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Victory could be marketing boon

‘Because of the . . . intensity of the victory, it’s a great marketing story,’ said Andrew Benett of Arnold Worldwide. ‘Because of the . . . intensity of the victory, it’s a great marketing story,’ said Andrew Benett of Arnold Worldwide.
By Allison Knothe
Globe Correspondent / June 17, 2011

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Everyone wants a piece of the Cup, in one way or another.

Dunkin’ Donuts wants to add Bruins goalie Tim Thomas, the National Hockey League’s Most Valuable Player of the post season, to its roster of sports pitchmen, which already includes teammate Tyler Seguin. Thomas, known for his hardnosed play and determined climb to the NHL, appears perfect to promote a brew aimed at the average Joe.

He already drinks a cup of Dunkin’ between periods.

After 39 years without a championship, the Boston Bruins and its players are likely to score marketing gold after winning the Stanley Cup, advertising executives said. The Bruins —with their grind-it-out style — started as underdogs against the flashier Vancouver Canucks. But the B’s won in a dramatic seven-game series culminating in a 4-0 win in Vancouver Wednesday night.

Not even 24 hours after the game, Thomas’s agent, Bill Zito, said he’d had five calls from prospective sponsors. Zdeno Chara’s agent Matt Keator said the team captain had also received multiple calls.

“Because of the way they won it and the intensity of the victory, it’s a great marketing story and a great story for a brand to attach itself to,’’ said Andrew Benett, global chief executive officer of Arnold Worldwide, a Boston advertising agency.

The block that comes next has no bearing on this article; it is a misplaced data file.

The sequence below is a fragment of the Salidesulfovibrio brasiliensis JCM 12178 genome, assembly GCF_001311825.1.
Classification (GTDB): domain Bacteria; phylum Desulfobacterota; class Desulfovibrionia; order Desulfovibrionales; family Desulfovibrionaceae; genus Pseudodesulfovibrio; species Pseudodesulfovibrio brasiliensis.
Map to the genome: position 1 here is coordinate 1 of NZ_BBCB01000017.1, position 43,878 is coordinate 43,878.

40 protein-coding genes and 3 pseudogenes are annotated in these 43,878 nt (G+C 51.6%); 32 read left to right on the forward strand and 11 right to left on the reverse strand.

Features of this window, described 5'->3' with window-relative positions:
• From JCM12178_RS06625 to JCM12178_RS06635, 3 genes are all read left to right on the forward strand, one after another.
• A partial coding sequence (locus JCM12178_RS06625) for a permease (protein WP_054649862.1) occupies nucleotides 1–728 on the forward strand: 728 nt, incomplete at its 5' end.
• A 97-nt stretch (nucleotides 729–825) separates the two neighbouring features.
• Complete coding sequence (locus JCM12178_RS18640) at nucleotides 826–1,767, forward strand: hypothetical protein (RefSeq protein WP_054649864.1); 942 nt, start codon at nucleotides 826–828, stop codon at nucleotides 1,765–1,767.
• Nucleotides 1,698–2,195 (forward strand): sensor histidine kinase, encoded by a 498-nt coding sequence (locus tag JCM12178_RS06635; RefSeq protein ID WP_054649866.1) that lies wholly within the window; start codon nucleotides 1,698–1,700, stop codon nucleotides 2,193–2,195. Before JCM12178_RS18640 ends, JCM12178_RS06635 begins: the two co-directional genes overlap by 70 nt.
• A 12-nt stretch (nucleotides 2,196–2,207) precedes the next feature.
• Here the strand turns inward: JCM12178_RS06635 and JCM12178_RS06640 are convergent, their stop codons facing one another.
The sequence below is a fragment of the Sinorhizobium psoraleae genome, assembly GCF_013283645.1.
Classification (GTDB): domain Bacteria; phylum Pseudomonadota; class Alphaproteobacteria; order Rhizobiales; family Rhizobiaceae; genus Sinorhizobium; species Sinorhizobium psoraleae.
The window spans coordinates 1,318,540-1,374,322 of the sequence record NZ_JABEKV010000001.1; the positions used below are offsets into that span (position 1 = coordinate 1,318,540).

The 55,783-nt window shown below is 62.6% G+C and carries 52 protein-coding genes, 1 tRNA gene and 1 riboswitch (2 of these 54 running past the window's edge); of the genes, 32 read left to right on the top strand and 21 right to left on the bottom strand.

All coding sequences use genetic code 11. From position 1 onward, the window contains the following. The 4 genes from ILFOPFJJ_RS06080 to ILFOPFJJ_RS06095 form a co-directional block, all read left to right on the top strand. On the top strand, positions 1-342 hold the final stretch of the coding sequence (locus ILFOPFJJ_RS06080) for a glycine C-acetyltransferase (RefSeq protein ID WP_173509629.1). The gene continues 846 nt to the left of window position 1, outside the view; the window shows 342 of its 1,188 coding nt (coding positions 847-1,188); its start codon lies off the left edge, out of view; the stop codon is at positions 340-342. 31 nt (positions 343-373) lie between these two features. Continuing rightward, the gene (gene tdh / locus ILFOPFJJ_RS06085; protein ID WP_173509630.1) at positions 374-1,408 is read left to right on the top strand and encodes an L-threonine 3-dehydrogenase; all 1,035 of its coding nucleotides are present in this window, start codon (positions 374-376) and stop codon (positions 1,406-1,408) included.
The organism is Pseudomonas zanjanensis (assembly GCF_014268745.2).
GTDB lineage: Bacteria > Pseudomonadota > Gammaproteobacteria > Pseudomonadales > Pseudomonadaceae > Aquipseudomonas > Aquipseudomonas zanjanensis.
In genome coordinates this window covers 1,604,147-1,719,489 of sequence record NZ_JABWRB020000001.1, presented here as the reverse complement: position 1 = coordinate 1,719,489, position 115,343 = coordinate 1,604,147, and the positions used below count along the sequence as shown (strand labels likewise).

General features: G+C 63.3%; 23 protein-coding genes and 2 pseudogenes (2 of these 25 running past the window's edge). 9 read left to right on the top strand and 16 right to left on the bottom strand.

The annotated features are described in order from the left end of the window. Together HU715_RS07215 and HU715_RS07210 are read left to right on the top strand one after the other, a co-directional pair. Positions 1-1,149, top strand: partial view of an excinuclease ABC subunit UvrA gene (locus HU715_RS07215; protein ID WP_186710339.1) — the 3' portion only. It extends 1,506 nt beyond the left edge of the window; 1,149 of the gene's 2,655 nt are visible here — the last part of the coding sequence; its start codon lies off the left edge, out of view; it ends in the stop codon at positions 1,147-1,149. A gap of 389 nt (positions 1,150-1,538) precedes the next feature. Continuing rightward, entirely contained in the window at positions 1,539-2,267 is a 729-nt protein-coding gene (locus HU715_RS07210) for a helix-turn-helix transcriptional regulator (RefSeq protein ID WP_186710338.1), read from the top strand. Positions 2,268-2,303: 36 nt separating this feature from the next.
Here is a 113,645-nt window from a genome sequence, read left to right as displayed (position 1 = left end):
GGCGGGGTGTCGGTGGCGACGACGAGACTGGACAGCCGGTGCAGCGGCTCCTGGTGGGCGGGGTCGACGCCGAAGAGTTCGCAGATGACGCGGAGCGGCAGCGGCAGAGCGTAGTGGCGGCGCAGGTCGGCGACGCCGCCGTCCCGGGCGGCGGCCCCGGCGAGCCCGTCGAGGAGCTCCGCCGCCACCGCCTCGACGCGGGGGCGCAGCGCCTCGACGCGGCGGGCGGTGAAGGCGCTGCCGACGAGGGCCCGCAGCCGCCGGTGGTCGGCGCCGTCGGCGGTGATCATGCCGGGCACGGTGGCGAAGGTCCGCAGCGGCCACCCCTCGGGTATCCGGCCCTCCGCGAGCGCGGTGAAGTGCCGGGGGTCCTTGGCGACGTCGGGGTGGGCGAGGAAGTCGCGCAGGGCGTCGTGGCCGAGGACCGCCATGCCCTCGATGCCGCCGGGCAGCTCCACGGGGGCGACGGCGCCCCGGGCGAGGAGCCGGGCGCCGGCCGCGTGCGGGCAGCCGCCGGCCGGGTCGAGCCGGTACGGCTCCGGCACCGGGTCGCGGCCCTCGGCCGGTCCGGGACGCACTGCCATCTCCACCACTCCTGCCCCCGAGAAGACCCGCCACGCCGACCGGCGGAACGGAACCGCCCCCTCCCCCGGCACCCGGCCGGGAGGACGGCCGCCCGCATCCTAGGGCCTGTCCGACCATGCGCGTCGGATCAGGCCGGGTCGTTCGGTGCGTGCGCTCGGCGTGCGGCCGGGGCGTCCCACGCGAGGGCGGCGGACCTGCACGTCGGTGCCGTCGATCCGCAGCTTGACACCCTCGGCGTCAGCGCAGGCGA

The players have the potential to earn thousands of dollars for endorsing any number of consumer products, marketing executives said. Endorsement deals can run from $5,000 for a local radio spot to $1 million for national television ad.

“Boston has been living off that ’72 Stanley Cup win for a long time,’’ said Mike Sheehan, chief executive officer at Boston advertising firm Hill Holliday. “The phones will ring. [The players] are all going to do very well.’’

Hockey players, however, might not do as well as athletes from other major professional sports. Hockey is the least television-friendly because the cameras tend to be farther away from the action, Sheehan said. And unlike in football, players generally don’t take off their helmets once they are on the sidelines, so it’s hard for theirs to become familiar faces.

In addition, the NHL tends to attract regional audiences, rather than a national one.

For Dunkin’ Donuts, however, appealing to New England audiences is part of their strategy.

“Pre- and post-game coverage really increases the awareness of the player within the Boston market,’’ said Manchester, the Dunkin’ Donuts vice president.

Dunkin’ Donuts has a long relationship with the Bruins. Seguin, a center, has a contract with Dunkin’ to promote its iced coffee. Left wing Sean Thornton joined Seguin at TD Garden during a Dunkin’ Donuts sponsored charity event last December.

Other Bruins’ sponsors, such as Gillette Co., would not comment on the next step in their marketing campaign with the Bruins.

One thing is certain, however, marketing specialists said: Bruins players will have more sponsors to choose from.

“They’re a rugged, hard hitting, dirty, ‘get in and fight for it’ team,’’ said John Fisher, a lecturer in marketing at Babson College in Wellesley. “The American Fine China Guild may have a problem having the Bruins endorse them, but their success has opened them up to a much wider range of promoters than before.’’

Alli Knothe can be reached at AKnothe@Globe.com

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